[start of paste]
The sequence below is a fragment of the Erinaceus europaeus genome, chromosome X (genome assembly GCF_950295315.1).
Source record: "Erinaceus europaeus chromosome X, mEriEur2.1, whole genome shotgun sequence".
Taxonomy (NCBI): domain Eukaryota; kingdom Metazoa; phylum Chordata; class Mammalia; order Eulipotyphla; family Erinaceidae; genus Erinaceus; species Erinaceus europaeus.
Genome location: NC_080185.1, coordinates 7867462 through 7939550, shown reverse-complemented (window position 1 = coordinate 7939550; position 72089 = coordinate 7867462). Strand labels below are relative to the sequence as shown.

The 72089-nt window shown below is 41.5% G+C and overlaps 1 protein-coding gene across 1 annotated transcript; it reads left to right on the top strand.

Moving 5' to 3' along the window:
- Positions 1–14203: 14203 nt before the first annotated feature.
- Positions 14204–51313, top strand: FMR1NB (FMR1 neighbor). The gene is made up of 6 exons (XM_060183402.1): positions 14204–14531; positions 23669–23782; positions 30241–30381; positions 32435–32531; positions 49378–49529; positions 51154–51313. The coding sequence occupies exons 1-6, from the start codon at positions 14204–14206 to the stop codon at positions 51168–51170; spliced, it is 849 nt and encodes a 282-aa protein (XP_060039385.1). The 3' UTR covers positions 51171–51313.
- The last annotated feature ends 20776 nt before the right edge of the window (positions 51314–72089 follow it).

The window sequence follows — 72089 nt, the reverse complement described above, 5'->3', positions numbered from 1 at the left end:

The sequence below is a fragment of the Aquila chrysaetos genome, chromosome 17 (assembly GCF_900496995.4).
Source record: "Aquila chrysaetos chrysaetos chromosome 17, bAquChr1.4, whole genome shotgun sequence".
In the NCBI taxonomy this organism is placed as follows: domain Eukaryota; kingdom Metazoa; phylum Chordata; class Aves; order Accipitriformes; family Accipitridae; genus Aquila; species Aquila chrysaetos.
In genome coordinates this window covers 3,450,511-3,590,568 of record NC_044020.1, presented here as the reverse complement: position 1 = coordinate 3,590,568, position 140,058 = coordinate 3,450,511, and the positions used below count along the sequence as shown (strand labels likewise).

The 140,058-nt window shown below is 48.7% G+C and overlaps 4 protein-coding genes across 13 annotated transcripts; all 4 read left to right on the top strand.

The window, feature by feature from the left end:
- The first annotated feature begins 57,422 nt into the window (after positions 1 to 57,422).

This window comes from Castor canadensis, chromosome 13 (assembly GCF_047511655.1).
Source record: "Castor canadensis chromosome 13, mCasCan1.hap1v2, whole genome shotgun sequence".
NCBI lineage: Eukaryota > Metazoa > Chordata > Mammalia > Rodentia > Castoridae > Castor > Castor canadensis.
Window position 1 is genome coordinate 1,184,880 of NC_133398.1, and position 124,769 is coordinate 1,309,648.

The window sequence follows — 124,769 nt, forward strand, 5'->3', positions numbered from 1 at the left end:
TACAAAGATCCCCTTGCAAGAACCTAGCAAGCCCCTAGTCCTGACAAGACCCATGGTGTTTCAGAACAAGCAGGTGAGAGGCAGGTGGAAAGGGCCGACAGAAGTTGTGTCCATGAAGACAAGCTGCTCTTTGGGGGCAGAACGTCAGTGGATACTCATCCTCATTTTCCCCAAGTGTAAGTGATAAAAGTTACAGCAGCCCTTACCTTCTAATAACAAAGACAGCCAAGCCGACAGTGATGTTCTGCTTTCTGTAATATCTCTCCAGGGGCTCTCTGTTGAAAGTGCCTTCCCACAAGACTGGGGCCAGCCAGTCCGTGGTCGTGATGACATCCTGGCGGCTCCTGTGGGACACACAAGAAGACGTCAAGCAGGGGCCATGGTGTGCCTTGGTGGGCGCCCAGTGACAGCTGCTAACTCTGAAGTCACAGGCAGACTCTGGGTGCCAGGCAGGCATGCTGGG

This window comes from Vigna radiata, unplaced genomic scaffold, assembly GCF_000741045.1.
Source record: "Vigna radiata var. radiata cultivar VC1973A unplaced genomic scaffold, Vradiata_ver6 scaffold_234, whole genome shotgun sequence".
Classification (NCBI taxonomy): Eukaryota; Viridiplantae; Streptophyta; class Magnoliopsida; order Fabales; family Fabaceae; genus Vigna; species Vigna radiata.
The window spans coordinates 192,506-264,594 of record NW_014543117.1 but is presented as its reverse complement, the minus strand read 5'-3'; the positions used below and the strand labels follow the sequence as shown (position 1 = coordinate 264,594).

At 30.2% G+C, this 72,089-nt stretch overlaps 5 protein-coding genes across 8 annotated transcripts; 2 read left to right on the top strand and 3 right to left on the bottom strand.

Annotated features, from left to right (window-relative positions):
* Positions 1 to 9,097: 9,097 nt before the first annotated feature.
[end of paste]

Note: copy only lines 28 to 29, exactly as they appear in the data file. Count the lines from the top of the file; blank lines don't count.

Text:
At 30.2% G+C, this 72,089-nt stretch overlaps 5 protein-coding genes across 8 annotated transcripts; 2 read left to right on the top strand and 3 right to left on the bottom strand.

Annotated features, from left to right (window-relative positions):